I don’t know if any of the work I’m doing is of any value. What I’m doing that I feel is of value is that I’m trying—through the only outlet I know, which is film music—to maintain a standard that appears to have evaporated. I will not succumb to the fact that I ought to go back and become a trendy rock writer, because I—that’s not what I am. I don’t think that trendy rock writers are speaking the truth any longer—they were for a minute. Folk singers have always spoken the truth, but trendy rock writers are no longer folk singers. They’re millionaires, and their purpose is to maintain that state of affairs, or to attain it if they haven’t yet done so.

As for jazz—what happens there to the true artists? Bill Evans ought to be put under glass, and they ought to charge people to touch him—he’s that unusual. But you put Bill Evans in a club and across the street you run something like Jerry Lee Lewis, and it’s no contest who’s going to outdraw who.

Jazz should be constantly appreciated, it should be reworked, it should be re–examined—just the way we re-examine Beethoven and Mozart every year. They’re not valid now either. I mean, I’m not about to sit down and write you a work out of the twentieth century that sounds anything like that. However, I’m not prepared to say that that’s never going to be played any more because it’s old stuff or it’s yesterday’s tune. Its value is its value—and that’s about where jazz has slipped.

Now that Duke Ellington is dead, the period is gone. But the history of the period isn’t gone, and I think that the jazz of that period belonged in that period—and there’s no way on this green earth you’re going to revive it, have it be valid now, and have it sound like it did then. That’s impossible in all art forms. Everything belongs to its time—journalism, literature; certainly art and architecture. Nobody’s erecting rococo buildings any more.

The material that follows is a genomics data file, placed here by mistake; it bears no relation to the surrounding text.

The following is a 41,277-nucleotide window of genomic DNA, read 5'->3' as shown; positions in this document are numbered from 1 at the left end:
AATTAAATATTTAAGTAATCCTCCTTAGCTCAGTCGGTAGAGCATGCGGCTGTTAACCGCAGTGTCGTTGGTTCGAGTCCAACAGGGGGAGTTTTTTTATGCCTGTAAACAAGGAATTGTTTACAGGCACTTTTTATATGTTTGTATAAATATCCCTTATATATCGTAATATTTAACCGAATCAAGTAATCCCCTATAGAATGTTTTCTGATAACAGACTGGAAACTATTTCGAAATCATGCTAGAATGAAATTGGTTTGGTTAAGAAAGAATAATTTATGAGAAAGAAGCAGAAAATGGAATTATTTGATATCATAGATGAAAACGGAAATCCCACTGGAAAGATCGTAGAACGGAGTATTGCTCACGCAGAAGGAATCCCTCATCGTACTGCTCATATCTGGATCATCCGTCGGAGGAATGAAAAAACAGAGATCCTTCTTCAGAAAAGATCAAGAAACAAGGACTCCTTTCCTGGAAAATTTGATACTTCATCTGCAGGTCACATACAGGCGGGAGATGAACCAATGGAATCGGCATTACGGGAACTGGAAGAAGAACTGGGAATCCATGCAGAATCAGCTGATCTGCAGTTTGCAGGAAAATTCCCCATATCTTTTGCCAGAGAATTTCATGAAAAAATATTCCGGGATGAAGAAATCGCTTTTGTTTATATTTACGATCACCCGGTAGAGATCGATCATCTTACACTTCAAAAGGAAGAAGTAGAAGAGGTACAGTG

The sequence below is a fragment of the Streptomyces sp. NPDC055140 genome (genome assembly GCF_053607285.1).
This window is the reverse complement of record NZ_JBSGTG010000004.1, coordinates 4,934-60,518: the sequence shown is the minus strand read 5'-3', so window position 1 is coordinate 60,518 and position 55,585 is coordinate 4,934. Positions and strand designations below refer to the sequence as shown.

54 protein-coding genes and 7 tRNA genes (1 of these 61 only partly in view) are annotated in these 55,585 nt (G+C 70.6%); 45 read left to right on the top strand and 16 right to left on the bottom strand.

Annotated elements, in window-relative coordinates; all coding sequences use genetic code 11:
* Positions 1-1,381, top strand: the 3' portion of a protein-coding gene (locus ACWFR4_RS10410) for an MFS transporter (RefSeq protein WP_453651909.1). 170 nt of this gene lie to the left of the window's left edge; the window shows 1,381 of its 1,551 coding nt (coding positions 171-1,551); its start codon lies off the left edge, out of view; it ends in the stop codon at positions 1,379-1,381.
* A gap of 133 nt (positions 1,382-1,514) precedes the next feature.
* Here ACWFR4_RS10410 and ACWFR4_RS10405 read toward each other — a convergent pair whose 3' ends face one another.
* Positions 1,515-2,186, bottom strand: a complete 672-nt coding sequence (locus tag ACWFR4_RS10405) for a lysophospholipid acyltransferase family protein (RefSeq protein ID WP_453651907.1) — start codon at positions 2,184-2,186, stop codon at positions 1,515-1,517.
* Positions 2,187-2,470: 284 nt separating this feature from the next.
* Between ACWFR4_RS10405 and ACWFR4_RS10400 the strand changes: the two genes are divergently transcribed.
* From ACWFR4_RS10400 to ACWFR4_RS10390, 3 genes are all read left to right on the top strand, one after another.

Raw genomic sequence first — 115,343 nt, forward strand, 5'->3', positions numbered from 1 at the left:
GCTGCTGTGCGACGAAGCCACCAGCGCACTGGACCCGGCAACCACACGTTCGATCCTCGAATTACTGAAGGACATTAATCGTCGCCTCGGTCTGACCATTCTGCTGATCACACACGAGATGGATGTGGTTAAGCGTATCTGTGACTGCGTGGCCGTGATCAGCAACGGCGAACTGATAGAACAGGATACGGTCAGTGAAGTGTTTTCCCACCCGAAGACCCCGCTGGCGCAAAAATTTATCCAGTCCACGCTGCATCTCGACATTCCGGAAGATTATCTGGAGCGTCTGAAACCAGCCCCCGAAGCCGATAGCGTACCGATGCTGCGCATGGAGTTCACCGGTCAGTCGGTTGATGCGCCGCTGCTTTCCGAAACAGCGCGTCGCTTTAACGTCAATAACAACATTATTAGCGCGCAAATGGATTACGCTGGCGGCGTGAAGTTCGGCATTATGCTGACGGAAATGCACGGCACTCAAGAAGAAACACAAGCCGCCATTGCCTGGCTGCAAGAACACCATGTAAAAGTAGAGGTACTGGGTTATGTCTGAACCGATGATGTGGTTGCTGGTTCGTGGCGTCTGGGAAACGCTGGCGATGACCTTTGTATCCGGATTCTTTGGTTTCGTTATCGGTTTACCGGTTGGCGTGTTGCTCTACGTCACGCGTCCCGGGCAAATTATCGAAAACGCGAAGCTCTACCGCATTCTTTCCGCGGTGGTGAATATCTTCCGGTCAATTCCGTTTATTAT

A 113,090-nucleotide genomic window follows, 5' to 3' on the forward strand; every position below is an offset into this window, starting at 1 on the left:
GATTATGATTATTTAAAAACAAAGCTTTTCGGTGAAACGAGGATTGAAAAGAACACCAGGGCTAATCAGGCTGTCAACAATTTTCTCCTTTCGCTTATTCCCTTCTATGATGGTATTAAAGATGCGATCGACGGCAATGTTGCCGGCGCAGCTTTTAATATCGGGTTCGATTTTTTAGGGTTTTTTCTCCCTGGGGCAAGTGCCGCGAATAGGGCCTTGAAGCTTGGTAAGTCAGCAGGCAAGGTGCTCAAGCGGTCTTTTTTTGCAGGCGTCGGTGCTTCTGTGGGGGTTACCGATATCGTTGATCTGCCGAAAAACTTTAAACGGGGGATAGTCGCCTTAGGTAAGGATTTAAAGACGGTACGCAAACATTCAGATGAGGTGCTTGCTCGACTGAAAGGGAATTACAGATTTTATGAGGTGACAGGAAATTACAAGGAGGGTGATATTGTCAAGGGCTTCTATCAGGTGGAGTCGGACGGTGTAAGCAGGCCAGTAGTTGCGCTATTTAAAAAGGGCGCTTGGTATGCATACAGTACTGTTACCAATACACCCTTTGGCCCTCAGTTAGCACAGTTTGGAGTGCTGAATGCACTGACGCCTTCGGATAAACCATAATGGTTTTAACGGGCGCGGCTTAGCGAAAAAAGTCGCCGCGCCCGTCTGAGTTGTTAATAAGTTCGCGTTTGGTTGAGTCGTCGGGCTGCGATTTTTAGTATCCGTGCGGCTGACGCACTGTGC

This is Schoenberg’s hundredth anniversary. Without a doubt, Schoenberg was a master, a great innovator, but I think it’s safe to say that he did not leave behind a treasure trove of works of inestimable value. What he left behind was a tradition and a path, and the means for an awful lot of other people to extend themselves. On the other hand, Bartok—whose every written note I virtually worshipped—died in abject poverty and has not yet been fully appreciated. That music is deathless, it’s there for ever—but, again, it’s music of a period.

Now, I’ve got to take issue and express grave resentment with the certain element of the avant garde which suddenly begins to sneer at music that’s made up of notes, with time signatures, and on staffs and say, well, that’s old hat, you don’t do that any more. You’ve got to give the performers a chance to “do their thing” now. Well, then let them go have a session, and what do they need a composer for? You know, I’m tired of works that sound different in every performance. There’s no recognising some of this stuff on Tuesday night from the. performance of the same work on Monday; if you don’t feel the same, you have absolute freedom to do whatever you want to do. This whole syndrome is getting terribly akin to novelty and Dadaism, which we had in the ‘twenties. Historically, when you see this trendy art, it’s always an absolute reflection of the state of a society. It’s alarming to me, because when that is the accepted norm, we’re on the brink of a major upheaval. Which is the way the world seems to be going today. All the artist can do is simply hold up a warning sign.